Footnotes of Mad Men: Calling All Trumpeter Swans

by Natasha Vargas-Cooper

Who knew that the advertising industry housed so many men of integrity? The ad above is by Bill Bernbach, a founder of Doyle Dane Bernbach and the Great Father of modern advertising. It was Bernbach who popularized the technique of counter-intuitive advertising. “Now I’m not talking about tricking people,” Bernbach said. “If you get attention by a trick, how can people like you for it? For instance, you are not right if, in your ad, you stand a man on his head just to get attention. But you are right to have him on his head to show how your product keeps things from falling out of his pockets.”

But what happens when everyone starts imitating the vanguard?

Bernbach choose to stick with the formula that set DDB out from the rest of Madison ad: use the flaws of a product to your advantage.


If we use Sally Draper’s Land O’Lakes example of the lovely Indian lady holding a box of butter of a lovely Indian lady holding a box of butter to infinity, in this ad, Bernbach was critiquing not just the butter but the whole box. Advertising companies did not publicly acknowledge that they were advertising companies. (As in the words of Patron Saint of Serialized Drama, Tony Soprano: “THERE IS NO MAFIA!”)

That is to say, when you admit that you are in the persuasion business, it speaks immediately to people’s fears: you are persuading them with lies. Then Bernbach pulled this stunt, breaking down the fourth wall in a mea culpa that simultaneously trashed the whole industry and valorized one of the biggest companies in the industry. Think of the Etta James song that crooned at the end of the episode, “Trust In Me”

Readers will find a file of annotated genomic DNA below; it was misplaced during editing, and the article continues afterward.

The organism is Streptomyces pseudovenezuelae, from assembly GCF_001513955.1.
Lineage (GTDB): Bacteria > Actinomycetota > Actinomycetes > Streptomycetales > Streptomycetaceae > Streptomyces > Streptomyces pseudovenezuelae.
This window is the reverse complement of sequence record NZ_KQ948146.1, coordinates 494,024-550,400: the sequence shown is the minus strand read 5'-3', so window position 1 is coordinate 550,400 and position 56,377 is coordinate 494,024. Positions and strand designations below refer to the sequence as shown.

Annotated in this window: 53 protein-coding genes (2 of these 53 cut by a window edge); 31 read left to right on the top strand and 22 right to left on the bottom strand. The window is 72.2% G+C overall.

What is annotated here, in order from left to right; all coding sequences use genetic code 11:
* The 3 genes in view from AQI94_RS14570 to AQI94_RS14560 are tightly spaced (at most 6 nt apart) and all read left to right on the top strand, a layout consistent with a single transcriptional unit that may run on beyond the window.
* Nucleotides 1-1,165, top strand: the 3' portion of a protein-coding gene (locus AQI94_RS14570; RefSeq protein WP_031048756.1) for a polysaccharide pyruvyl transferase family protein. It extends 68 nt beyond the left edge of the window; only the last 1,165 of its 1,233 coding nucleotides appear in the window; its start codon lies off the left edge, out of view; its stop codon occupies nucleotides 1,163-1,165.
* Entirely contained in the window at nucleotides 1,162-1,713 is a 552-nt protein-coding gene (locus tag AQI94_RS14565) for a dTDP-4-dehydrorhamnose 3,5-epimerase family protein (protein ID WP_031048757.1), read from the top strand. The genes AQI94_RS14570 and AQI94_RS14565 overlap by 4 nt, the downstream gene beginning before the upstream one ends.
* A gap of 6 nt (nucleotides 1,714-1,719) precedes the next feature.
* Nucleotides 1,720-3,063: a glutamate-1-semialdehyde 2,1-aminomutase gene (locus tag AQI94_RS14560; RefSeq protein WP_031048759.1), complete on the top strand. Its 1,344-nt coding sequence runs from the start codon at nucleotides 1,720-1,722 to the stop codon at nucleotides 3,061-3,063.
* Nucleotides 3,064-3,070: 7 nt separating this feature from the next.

“Trust in me in all you do
Have the faith I have in you.”


• Another master of public pith was David Ogilvy. He took the same strategy as Bernbach in calling the rest of the business a confederacy of hacks in this recruitment ad that ran in a series in several trade papers:


• “Although a crusader of the first order,” ad man Leo Burnett wrote in the pages of Reader’s Digest, “[Reader’s Digest] does not preach, but helps me reach my own conclusions.”


It was customary that the Digest would ask newsmakers to write a letter about why they read the magazine-to this day it has the highest paid circulation in print. It’s also one of the few magazines that has never run a tobacco ad. The Digest was also the first of its kind to publish findings about the link between cigarettes and lung cancer.

So Leo Burnett was an unlikely endorserment, seeing as how he was synonymous with smoking. Burnett created the most seductive cigarette icon: the Marlboro man. Nevertheless, the image of Burnett ran in the only magazine that refused to run images created by Burnett. In the ad, he praised the Digest’s decency, editorial sense and courage for taking on “knotty” or “abstruse” issues (like “some of the basic clues to the mystery of cancer”). And with a wink to his own reputation, Burnett warns the reader that the magazine “is habit forming.”

You can always find more footnotes by Natasha Vargas-Cooper right here, or, you know, you can get a whole book of ‘em.